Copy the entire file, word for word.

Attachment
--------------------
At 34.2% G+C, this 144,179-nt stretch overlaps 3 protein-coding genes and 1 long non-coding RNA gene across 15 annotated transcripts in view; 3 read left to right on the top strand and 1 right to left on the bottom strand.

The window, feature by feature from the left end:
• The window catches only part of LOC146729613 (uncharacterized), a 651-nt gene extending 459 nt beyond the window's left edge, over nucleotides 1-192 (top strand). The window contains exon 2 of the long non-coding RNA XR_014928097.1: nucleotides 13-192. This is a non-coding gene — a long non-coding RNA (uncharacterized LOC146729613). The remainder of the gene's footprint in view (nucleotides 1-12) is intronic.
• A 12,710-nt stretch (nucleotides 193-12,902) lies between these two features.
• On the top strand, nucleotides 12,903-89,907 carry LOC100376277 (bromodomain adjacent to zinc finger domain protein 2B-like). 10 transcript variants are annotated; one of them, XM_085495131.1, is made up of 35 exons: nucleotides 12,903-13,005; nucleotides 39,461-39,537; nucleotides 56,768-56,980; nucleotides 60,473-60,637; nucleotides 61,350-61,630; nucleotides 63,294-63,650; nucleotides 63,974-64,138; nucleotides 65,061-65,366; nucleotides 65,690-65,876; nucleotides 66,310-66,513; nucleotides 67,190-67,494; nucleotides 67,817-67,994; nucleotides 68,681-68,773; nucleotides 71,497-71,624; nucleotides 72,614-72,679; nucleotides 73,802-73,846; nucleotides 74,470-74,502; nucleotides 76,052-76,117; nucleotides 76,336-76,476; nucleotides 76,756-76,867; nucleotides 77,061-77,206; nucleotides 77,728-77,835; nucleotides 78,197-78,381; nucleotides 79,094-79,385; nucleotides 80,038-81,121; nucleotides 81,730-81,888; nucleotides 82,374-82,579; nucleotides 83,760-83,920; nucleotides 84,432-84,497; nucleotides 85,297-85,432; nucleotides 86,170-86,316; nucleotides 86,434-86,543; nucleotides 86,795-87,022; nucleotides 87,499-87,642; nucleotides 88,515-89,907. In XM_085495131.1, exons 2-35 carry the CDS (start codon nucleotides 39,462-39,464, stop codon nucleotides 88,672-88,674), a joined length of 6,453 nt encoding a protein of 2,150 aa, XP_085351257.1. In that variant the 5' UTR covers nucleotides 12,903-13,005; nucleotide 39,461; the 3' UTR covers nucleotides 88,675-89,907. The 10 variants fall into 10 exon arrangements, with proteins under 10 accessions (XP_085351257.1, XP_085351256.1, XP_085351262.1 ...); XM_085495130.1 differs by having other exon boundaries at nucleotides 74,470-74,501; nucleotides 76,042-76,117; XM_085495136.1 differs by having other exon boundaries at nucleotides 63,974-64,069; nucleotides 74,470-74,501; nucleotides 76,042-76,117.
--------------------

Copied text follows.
At 34.2% G+C, this 144,179-nt stretch overlaps 3 protein-coding genes and 1 long non-coding RNA gene across 15 annotated transcripts in view; 3 read left to right on the top strand and 1 right to left on the bottom strand.

The window, feature by feature from the left end:
• The window catches only part of LOC146729613 (uncharacterized), a 651-nt gene extending 459 nt beyond the window's left edge, over nucleotides 1-192 (top strand). The window contains exon 2 of the long non-coding RNA XR_014928097.1: nucleotides 13-192. This is a non-coding gene — a long non-coding RNA (uncharacterized LOC146729613). The remainder of the gene's footprint in view (nucleotides 1-12) is intronic.
• A 12,710-nt stretch (nucleotides 193-12,902) lies between these two features.
• On the top strand, nucleotides 12,903-89,907 carry LOC100376277 (bromodomain adjacent to zinc finger domain protein 2B-like). 10 transcript variants are annotated; one of them, XM_085495131.1, is made up of 35 exons: nucleotides 12,903-13,005; nucleotides 39,461-39,537; nucleotides 56,768-56,980; nucleotides 60,473-60,637; nucleotides 61,350-61,630; nucleotides 63,294-63,650; nucleotides 63,974-64,138; nucleotides 65,061-65,366; nucleotides 65,690-65,876; nucleotides 66,310-66,513; nucleotides 67,190-67,494; nucleotides 67,817-67,994; nucleotides 68,681-68,773; nucleotides 71,497-71,624; nucleotides 72,614-72,679; nucleotides 73,802-73,846; nucleotides 74,470-74,502; nucleotides 76,052-76,117; nucleotides 76,336-76,476; nucleotides 76,756-76,867; nucleotides 77,061-77,206; nucleotides 77,728-77,835; nucleotides 78,197-78,381; nucleotides 79,094-79,385; nucleotides 80,038-81,121; nucleotides 81,730-81,888; nucleotides 82,374-82,579; nucleotides 83,760-83,920; nucleotides 84,432-84,497; nucleotides 85,297-85,432; nucleotides 86,170-86,316; nucleotides 86,434-86,543; nucleotides 86,795-87,022; nucleotides 87,499-87,642; nucleotides 88,515-89,907. In XM_085495131.1, exons 2-35 carry the CDS (start codon nucleotides 39,462-39,464, stop codon nucleotides 88,672-88,674), a joined length of 6,453 nt encoding a protein of 2,150 aa, XP_085351257.1. In that variant the 5' UTR covers nucleotides 12,903-13,005; nucleotide 39,461; the 3' UTR covers nucleotides 88,675-89,907. The 10 variants fall into 10 exon arrangements, with proteins under 10 accessions (XP_085351257.1, XP_085351256.1, XP_085351262.1 ...); XM_085495130.1 differs by having other exon boundaries at nucleotides 74,470-74,501; nucleotides 76,042-76,117; XM_085495136.1 differs by having other exon boundaries at nucleotides 63,974-64,069; nucleotides 74,470-74,501; nucleotides 76,042-76,117.